GRENADA'S REFERENDUM ON CONSTITUTIONAL REFORM –
On November 24, 2016 Grenadians were afforded the opportunity to vote on seven bills in the first ever referendum on constitutional reform to be held in that country. Of the 71,241 registered voters, a mere 32.4% or just over 21,000 persons voted. The outcome was an overwhelming rejection of all seven bills.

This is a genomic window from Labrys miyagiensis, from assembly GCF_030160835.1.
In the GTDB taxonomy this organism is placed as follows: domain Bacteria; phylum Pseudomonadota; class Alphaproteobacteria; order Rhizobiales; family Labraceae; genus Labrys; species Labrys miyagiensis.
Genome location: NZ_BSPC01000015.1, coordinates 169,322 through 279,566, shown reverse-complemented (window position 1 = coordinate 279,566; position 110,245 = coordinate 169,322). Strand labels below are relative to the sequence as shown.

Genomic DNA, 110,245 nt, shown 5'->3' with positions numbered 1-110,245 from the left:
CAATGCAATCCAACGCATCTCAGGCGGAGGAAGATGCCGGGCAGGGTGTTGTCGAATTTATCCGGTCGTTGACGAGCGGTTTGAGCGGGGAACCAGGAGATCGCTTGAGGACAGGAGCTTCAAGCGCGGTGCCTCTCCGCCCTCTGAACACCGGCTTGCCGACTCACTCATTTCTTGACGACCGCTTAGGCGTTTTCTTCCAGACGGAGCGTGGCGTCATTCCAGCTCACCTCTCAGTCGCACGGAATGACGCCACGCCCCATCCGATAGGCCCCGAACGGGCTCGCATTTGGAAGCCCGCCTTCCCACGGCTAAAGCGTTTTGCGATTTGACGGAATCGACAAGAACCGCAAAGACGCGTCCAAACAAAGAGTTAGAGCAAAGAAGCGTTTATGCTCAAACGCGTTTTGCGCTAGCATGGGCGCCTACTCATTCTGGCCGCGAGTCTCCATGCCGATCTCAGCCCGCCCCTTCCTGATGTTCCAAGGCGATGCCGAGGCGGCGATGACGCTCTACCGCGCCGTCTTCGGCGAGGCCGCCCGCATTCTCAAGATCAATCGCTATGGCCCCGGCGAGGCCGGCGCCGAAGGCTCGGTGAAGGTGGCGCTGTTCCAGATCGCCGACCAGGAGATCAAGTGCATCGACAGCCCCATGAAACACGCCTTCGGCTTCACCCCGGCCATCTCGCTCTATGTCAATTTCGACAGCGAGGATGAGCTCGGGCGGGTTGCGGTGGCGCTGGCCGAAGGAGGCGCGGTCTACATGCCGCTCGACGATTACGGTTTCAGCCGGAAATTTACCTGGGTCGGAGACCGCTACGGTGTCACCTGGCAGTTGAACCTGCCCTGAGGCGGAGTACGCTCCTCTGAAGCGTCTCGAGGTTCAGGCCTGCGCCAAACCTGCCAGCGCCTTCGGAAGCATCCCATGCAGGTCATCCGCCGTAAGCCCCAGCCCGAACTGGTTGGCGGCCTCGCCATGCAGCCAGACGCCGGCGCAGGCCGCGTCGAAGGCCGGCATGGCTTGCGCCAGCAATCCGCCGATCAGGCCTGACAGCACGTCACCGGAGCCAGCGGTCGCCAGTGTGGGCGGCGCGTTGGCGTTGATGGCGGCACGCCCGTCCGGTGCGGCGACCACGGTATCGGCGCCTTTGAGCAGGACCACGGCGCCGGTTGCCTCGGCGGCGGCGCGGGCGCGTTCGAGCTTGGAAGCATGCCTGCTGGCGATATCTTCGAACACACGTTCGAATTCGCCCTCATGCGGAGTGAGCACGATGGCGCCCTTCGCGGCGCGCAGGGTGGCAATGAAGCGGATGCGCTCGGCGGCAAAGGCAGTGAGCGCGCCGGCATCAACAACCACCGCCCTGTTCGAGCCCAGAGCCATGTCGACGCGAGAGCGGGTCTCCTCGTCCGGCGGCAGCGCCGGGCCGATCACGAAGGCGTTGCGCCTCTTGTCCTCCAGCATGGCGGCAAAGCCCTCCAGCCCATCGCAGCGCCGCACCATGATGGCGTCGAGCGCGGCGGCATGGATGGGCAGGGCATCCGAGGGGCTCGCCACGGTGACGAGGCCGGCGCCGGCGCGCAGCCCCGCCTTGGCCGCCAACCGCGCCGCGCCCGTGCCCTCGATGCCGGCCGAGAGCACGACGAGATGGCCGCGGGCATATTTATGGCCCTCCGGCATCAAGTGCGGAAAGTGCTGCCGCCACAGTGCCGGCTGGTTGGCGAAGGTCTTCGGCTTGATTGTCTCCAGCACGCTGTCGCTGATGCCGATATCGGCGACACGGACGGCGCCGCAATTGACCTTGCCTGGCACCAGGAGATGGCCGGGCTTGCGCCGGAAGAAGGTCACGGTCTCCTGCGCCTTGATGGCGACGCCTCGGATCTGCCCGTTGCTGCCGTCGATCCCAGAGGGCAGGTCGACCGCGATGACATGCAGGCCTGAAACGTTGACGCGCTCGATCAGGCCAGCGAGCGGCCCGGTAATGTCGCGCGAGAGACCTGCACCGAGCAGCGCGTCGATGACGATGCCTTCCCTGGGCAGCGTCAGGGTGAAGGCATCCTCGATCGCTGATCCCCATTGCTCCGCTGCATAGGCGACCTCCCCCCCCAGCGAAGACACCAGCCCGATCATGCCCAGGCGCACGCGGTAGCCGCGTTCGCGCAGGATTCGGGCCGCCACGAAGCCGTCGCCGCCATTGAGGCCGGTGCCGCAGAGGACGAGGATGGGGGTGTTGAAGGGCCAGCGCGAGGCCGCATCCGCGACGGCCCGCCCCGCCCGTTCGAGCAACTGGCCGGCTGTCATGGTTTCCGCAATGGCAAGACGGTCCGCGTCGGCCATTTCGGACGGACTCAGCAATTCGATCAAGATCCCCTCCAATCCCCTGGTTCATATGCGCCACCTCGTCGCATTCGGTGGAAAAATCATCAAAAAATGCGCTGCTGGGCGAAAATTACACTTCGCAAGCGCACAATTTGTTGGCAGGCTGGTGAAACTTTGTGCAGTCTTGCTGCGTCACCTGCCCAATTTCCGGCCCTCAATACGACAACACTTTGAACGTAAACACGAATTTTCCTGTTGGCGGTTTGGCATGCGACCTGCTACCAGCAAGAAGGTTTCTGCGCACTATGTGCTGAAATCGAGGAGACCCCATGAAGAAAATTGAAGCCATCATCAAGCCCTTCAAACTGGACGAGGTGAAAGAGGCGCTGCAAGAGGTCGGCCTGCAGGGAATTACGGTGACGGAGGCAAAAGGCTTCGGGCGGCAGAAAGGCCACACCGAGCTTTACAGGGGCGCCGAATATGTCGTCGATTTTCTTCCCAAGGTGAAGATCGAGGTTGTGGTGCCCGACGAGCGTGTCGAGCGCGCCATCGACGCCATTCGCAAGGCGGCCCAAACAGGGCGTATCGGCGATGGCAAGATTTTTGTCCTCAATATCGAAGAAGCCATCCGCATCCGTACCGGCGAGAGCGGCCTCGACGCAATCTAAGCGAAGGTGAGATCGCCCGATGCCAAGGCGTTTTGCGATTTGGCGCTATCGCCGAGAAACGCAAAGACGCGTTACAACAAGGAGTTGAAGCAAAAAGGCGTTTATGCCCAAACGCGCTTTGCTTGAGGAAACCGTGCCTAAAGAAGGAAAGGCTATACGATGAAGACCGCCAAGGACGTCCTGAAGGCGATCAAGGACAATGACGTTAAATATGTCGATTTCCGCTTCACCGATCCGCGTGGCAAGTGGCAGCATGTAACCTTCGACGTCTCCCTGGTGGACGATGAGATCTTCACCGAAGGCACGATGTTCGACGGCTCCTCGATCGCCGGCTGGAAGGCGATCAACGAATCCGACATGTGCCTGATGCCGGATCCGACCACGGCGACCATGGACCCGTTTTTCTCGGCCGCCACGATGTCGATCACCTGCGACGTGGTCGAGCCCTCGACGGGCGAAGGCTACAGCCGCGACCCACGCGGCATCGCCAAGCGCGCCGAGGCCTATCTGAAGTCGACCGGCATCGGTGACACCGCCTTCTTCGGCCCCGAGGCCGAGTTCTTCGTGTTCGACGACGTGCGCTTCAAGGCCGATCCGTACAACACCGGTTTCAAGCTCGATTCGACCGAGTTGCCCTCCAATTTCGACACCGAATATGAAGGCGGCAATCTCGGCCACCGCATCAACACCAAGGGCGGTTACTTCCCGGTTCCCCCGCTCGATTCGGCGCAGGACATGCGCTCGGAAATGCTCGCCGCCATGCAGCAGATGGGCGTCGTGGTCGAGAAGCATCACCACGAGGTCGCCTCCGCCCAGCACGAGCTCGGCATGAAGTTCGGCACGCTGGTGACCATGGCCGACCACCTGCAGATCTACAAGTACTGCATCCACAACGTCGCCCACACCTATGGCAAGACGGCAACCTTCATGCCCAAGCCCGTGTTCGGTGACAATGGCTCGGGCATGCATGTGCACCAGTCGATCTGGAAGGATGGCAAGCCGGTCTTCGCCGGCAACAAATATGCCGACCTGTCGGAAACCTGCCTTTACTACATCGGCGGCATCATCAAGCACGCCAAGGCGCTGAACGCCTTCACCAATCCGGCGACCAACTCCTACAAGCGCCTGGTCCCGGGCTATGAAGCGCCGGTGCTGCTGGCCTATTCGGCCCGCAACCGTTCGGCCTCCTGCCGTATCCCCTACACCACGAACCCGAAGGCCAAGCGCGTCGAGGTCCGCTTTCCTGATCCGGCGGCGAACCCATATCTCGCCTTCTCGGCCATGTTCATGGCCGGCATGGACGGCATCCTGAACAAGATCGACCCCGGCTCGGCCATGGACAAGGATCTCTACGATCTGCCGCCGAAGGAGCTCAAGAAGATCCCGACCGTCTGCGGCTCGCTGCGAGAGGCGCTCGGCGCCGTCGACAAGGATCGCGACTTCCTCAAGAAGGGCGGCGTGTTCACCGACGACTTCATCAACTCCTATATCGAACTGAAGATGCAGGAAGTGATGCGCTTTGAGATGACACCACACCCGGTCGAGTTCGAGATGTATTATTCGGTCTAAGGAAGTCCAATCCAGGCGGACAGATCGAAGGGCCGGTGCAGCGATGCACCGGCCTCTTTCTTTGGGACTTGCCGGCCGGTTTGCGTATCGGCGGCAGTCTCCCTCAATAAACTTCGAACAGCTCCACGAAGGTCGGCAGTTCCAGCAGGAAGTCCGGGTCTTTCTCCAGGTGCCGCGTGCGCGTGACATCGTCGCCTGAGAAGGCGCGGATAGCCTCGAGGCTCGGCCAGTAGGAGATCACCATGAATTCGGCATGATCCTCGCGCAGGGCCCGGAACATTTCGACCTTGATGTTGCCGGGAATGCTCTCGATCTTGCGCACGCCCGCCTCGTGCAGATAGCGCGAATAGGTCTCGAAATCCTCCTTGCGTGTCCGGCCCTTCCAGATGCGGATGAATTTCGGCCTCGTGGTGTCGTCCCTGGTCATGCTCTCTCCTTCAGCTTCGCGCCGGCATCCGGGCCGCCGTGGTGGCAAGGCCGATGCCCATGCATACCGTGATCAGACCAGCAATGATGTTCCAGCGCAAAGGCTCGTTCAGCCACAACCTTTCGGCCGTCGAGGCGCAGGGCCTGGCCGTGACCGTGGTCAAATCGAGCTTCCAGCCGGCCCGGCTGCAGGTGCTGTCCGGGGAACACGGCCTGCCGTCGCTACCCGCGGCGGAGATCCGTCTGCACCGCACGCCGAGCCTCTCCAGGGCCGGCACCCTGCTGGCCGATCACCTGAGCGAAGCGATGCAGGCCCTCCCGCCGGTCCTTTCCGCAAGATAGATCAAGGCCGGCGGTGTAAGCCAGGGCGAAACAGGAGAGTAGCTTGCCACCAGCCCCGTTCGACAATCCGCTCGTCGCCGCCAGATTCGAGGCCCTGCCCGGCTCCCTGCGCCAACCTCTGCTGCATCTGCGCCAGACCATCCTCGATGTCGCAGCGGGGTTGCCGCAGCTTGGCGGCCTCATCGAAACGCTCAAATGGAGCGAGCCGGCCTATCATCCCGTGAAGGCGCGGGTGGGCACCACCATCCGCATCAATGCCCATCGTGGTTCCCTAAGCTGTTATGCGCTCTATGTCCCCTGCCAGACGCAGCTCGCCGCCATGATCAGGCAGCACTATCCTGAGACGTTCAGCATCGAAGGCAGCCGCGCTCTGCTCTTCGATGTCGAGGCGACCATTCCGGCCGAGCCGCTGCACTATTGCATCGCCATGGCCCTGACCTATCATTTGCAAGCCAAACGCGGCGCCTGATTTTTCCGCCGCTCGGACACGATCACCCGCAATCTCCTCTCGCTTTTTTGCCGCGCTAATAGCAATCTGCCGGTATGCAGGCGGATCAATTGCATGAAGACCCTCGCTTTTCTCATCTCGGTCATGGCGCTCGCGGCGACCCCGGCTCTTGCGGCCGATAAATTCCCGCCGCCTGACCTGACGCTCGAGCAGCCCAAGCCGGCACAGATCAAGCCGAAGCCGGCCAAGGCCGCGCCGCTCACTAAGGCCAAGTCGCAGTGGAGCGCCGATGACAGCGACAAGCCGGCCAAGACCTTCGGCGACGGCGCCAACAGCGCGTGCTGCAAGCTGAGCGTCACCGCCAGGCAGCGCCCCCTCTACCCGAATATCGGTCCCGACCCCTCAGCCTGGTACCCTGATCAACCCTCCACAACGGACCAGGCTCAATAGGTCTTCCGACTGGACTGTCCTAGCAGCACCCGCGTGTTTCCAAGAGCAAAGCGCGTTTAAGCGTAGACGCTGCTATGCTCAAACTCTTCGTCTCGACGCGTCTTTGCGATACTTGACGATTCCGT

The four bills most heavily rejected were the Rights and Freedoms Bill ("No" 76%, "Yes" 24%); Term of Office of Prime Minister ("No" 74%, "Yes" 26%); Ensuring the Appointment of Leader of the Opposition ("No" 72%, "Yes" 28%); and Fixed Date for Elections ("No" 67%, "Yes" 33%). The CCJ and other Justice Related Matters; Elections and Boundaries Commission; and Name of State Bills, performed relatively well, although support for those Bills significantly fell short of the two-thirds majority required for success. In this article I will offer some broad reflections on referendums generally; as well as suggestions for the way forward in Grenada.